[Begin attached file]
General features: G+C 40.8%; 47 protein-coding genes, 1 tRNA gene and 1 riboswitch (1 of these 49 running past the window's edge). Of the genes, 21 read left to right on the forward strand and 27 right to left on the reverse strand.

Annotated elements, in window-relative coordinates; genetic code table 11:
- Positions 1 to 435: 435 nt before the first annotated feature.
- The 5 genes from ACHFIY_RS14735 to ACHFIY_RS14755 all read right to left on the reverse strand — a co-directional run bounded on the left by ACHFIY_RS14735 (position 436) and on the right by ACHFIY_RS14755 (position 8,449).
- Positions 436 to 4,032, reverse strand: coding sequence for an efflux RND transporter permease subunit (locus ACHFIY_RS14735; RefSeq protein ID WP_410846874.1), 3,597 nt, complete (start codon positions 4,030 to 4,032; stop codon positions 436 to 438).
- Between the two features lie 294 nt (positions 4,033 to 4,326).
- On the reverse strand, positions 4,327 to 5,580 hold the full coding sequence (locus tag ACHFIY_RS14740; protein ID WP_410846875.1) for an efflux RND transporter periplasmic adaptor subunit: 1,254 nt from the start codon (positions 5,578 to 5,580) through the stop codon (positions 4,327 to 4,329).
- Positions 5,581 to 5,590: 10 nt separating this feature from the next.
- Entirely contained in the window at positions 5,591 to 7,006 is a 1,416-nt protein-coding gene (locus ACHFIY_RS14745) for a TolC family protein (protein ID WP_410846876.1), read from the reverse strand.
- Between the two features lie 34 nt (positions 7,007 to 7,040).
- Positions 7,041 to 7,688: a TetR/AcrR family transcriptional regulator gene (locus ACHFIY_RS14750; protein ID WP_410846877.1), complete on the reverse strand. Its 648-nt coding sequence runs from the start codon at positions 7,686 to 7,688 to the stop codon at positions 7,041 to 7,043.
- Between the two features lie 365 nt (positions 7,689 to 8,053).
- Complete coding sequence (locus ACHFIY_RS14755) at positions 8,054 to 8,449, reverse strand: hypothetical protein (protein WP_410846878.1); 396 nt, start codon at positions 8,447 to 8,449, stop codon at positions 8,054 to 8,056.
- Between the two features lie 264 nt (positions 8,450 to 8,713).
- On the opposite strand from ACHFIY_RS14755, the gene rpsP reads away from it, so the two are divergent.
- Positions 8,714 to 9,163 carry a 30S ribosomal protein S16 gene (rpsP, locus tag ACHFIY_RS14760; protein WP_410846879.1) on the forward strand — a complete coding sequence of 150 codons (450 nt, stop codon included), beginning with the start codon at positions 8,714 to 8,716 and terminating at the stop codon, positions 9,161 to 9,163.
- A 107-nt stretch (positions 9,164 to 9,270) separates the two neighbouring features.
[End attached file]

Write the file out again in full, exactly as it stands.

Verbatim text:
General features: G+C 40.8%; 47 protein-coding genes, 1 tRNA gene and 1 riboswitch (1 of these 49 running past the window's edge). Of the genes, 21 read left to right on the forward strand and 27 right to left on the reverse strand.

Annotated elements, in window-relative coordinates; genetic code table 11:
- Positions 1 to 435: 435 nt before the first annotated feature.
- The 5 genes from ACHFIY_RS14735 to ACHFIY_RS14755 all read right to left on the reverse strand — a co-directional run bounded on the left by ACHFIY_RS14735 (position 436) and on the right by ACHFIY_RS14755 (position 8,449).
- Positions 436 to 4,032, reverse strand: coding sequence for an efflux RND transporter permease subunit (locus ACHFIY_RS14735; RefSeq protein ID WP_410846874.1), 3,597 nt, complete (start codon positions 4,030 to 4,032; stop codon positions 436 to 438).
- Between the two features lie 294 nt (positions 4,033 to 4,326).
- On the reverse strand, positions 4,327 to 5,580 hold the full coding sequence (locus tag ACHFIY_RS14740; protein ID WP_410846875.1) for an efflux RND transporter periplasmic adaptor subunit: 1,254 nt from the start codon (positions 5,578 to 5,580) through the stop codon (positions 4,327 to 4,329).
- Positions 5,581 to 5,590: 10 nt separating this feature from the next.
- Entirely contained in the window at positions 5,591 to 7,006 is a 1,416-nt protein-coding gene (locus ACHFIY_RS14745) for a TolC family protein (protein ID WP_410846876.1), read from the reverse strand.
- Between the two features lie 34 nt (positions 7,007 to 7,040).
- Positions 7,041 to 7,688: a TetR/AcrR family transcriptional regulator gene (locus ACHFIY_RS14750; protein ID WP_410846877.1), complete on the reverse strand. Its 648-nt coding sequence runs from the start codon at positions 7,686 to 7,688 to the stop codon at positions 7,041 to 7,043.
- Between the two features lie 365 nt (positions 7,689 to 8,053).
- Complete coding sequence (locus ACHFIY_RS14755) at positions 8,054 to 8,449, reverse strand: hypothetical protein (protein WP_410846878.1); 396 nt, start codon at positions 8,447 to 8,449, stop codon at positions 8,054 to 8,056.
- Between the two features lie 264 nt (positions 8,450 to 8,713).
- On the opposite strand from ACHFIY_RS14755, the gene rpsP reads away from it, so the two are divergent.
- Positions 8,714 to 9,163 carry a 30S ribosomal protein S16 gene (rpsP, locus tag ACHFIY_RS14760; protein WP_410846879.1) on the forward strand — a complete coding sequence of 150 codons (450 nt, stop codon included), beginning with the start codon at positions 8,714 to 8,716 and terminating at the stop codon, positions 9,161 to 9,163.
- A 107-nt stretch (positions 9,164 to 9,270) separates the two neighbouring features.